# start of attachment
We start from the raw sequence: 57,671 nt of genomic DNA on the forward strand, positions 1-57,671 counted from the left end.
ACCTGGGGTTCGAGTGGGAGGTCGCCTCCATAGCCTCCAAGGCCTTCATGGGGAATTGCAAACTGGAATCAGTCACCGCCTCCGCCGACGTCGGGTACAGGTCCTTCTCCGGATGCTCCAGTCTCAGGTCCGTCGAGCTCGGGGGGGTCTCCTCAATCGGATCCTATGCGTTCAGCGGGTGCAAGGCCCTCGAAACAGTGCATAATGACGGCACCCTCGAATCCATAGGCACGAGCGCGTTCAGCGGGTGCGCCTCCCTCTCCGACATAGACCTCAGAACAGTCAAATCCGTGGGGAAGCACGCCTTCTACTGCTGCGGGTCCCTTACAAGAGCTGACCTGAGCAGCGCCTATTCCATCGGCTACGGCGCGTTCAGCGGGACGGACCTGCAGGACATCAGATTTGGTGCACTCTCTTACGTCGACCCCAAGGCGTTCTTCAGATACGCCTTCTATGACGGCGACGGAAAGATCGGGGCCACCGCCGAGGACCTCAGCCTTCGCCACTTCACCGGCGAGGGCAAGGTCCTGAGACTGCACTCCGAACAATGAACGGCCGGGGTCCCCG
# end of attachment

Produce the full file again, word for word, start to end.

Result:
We start from the raw sequence: 57,671 nt of genomic DNA on the forward strand, positions 1-57,671 counted from the left end.
ACCTGGGGTTCGAGTGGGAGGTCGCCTCCATAGCCTCCAAGGCCTTCATGGGGAATTGCAAACTGGAATCAGTCACCGCCTCCGCCGACGTCGGGTACAGGTCCTTCTCCGGATGCTCCAGTCTCAGGTCCGTCGAGCTCGGGGGGGTCTCCTCAATCGGATCCTATGCGTTCAGCGGGTGCAAGGCCCTCGAAACAGTGCATAATGACGGCACCCTCGAATCCATAGGCACGAGCGCGTTCAGCGGGTGCGCCTCCCTCTCCGACATAGACCTCAGAACAGTCAAATCCGTGGGGAAGCACGCCTTCTACTGCTGCGGGTCCCTTACAAGAGCTGACCTGAGCAGCGCCTATTCCATCGGCTACGGCGCGTTCAGCGGGACGGACCTGCAGGACATCAGATTTGGTGCACTCTCTTACGTCGACCCCAAGGCGTTCTTCAGATACGCCTTCTATGACGGCGACGGAAAGATCGGGGCCACCGCCGAGGACCTCAGCCTTCGCCACTTCACCGGCGAGGGCAAGGTCCTGAGACTGCACTCCGAACAATGAACGGCCGGGGTCCCCG